Saudi Says Can Pump More Crude; Prices Stay Near Record

Top world oil exporter Saudi Arabia vowed Wednesday to raise supplies to meet any extra energy demand, but concerns about exports from Iraq and Russian oil company Yukos (search) kept worldwide crude prices near record highs.

Saudi Oil Minister Ali al-Naimi (search) said the kingdom had pumped 9.3 million barrels per day (bpd) of crude during the past three months in a bid to cool world oil prices and added the country could immediately tap spare production capacity of more than 1.3 million bpd if needed.

The Saudi comments briefly drove crude futures sharply lower, although prices later reversed course and ended four pennies below their all-time high as the controversy surrounding Russian oil giant Yukos weighed on traders' minds.

Concerns about supply tightness were reinforced by a report showing U.S. inventories of crude shrank last week and announcements from oil companies that they were abandoning facilities in the Gulf of Mexico due to a tropical storm.

After dropping as low as $43.30 per barrel, light crude for September delivery settled at $44.80, up 28 cents on the New York Mercantile Exchange (search). On London's International Petroleum Exchange, Brent crude futures closed at $41.57, up 29 cents.

Naimi said that in addition to the 9.3 million of crude, Saudi was also pumping 700,000 bpd of light condensates and gas liquids. Those extra volumes are not counted under OPEC quota restrictions.

Naimi's statement said demand for Saudi crude in September would be "more than 9.3 million barrels daily and it will be met in full with no exclusions or reductions."

"If they were hoping to break the back of the rally with just that, it's not going to come to fruition," said John Kilduff, senior vice president of the energy risk management group at Fimat USA Inc. "There are just too many uncertainties regarding supply."

Russia's biggest oil exporter Yukos continues to battle bankruptcy, trying to avoid a disruption to its daily operations and export sales, a threat that has helped push up oil prices.

Russia's Federal Energy Agency said on Wednesday it will ask court bailiffs to unblock Yukos' frozen accounts, worried that exports could be cut if it cannot access cash.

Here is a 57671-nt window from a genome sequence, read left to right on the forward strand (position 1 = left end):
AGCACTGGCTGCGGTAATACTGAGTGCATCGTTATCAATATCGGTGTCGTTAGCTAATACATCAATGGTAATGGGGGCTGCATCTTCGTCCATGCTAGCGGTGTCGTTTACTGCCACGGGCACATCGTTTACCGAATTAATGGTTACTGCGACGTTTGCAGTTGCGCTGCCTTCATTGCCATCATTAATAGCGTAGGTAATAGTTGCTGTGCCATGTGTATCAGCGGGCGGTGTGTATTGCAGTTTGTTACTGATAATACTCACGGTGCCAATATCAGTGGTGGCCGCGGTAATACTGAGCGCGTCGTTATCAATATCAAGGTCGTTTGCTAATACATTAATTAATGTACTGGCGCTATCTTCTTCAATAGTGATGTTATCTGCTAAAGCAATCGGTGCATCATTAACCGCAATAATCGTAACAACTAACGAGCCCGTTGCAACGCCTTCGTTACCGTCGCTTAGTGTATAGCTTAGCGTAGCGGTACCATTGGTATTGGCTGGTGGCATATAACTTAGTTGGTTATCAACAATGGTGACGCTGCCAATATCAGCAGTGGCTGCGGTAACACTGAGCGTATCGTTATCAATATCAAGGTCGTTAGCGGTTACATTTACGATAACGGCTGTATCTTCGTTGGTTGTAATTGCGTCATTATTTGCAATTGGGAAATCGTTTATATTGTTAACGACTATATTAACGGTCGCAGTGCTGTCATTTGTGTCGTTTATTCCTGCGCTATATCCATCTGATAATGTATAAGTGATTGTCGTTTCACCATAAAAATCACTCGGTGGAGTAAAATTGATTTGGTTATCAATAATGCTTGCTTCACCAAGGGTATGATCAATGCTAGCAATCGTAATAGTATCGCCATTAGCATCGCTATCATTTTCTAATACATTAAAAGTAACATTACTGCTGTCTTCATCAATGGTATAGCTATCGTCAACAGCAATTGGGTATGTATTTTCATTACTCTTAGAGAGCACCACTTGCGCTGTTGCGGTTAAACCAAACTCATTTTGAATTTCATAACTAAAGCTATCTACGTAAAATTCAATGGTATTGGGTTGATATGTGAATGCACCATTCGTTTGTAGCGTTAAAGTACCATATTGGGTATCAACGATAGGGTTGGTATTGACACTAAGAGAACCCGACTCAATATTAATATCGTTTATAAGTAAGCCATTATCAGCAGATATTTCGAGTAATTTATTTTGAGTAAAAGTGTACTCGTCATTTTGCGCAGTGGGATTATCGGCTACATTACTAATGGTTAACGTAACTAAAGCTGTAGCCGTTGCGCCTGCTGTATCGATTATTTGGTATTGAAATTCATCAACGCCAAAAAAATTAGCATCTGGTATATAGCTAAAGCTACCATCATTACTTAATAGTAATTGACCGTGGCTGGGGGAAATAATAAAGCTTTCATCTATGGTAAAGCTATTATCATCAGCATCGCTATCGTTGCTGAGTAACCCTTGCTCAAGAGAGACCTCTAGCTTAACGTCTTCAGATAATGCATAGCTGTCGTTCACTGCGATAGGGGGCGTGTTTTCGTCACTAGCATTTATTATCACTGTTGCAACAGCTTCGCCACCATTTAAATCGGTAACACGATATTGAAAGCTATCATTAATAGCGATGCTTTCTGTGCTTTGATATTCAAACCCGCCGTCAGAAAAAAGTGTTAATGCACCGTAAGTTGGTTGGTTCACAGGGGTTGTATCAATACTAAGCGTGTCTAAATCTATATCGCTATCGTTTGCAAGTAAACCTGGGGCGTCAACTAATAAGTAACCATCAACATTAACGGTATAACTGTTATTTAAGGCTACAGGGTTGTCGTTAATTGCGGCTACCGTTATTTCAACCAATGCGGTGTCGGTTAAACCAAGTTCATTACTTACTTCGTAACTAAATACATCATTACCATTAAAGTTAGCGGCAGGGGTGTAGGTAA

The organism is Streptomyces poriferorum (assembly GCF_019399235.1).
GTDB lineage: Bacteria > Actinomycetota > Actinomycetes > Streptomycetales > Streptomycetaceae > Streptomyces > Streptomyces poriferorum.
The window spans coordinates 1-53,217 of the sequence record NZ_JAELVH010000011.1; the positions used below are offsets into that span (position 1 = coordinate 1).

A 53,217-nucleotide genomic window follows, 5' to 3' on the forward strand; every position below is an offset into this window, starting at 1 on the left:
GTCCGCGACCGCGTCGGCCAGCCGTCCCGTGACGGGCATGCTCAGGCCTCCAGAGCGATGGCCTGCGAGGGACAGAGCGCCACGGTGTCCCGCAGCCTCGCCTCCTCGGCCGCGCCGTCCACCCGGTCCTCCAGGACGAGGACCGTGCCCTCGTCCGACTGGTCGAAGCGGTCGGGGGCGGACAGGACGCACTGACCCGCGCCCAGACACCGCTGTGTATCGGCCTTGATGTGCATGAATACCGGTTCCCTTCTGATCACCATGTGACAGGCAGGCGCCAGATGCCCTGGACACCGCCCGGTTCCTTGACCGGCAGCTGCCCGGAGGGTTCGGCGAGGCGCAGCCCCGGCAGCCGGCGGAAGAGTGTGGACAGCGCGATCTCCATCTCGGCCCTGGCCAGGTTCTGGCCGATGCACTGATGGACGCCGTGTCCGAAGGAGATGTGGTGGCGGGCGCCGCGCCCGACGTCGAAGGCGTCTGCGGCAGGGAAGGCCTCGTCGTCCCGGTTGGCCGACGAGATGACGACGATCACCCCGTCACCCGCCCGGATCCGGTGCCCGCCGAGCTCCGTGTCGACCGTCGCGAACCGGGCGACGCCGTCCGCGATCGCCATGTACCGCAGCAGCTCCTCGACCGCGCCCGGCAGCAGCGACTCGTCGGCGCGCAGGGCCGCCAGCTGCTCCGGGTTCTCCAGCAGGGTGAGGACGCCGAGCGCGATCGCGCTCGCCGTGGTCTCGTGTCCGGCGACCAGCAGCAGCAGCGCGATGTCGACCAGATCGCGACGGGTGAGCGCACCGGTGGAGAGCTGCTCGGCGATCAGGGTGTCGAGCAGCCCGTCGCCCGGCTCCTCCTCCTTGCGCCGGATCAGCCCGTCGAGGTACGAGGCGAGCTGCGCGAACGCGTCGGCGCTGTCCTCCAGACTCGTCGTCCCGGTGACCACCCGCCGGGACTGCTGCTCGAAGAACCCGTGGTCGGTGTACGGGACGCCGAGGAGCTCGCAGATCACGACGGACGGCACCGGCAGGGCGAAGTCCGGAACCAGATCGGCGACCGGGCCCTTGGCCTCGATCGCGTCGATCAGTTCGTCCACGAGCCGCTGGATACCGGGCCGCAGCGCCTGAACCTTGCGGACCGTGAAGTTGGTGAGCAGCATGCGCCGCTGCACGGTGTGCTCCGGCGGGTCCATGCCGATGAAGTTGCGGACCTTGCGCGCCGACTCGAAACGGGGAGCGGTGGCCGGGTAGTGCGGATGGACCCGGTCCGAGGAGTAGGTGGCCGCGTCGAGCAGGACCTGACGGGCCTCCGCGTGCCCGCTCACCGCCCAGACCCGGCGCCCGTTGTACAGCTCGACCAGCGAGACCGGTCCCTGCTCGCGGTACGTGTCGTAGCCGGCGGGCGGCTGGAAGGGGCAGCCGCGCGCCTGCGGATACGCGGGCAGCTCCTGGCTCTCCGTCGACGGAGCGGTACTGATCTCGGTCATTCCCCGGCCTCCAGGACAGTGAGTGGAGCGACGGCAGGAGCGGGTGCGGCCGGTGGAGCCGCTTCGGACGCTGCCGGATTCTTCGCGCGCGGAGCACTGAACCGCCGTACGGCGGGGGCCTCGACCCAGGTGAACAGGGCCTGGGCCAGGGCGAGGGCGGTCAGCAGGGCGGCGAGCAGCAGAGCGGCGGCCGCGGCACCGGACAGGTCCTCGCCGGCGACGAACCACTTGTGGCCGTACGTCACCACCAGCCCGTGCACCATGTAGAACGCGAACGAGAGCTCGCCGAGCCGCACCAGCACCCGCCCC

Yukos produces roughly 1.7 million barrels per day, or about 2 percent of total global output.

Ed Silliere, vice president of risk management at Energy Merchant LLC in New York, said Naimi's comments would have had more impact but for the ongoing brouhaha surrounding Yukos.

"That is the key factor in the market right now," he said.

Traders also are getting increasingly concerned about a capacity crunch among members of the Organization of the Petroleum Exporting Countries (search).

The International Energy Agency (search), in its monthly oil market report, said OPEC's sustainable spare production capacity shrank to 600,000 barrels a day in July as the cartel raised output to try to contain prices.

"The thin margin of spare capacity held by OPEC producers has contributed to recent price strength," said the IEA, adviser on energy to 26 industrialised nations.

The IEA figures would mean a buffer of less than one percent on the 82-million-bpd world market, compared to about eight percent in 2002 when spare capacity in OPEC was 6-7 million bpd.

In the United States, oil companies shut some oil and gas production in the U.S. Gulf and evacuated 1,700 workers as a precaution against Tropical Storm Bonnie. The shut-ins amounted to 180,000 bpd of oil and 500 million cubic feet per day of natural gas.

U.S. government weekly crude inventory data to August 6 showed an unexpected drop of 4.3 million barrels, but stocks of 294 million barrels are 10 million higher than at the same time last year.

In other Nymex trading, gasoline futures rose 2.73 cents to $1.2622 per gallon, while heating oil futures were essentially unchanged at $1.1706 per gallon.

Natural gas for September delivery fell 17.7 cents to $5.614 per 1,000 cubic feet.

Reuters and the Associated Press contributed to this report.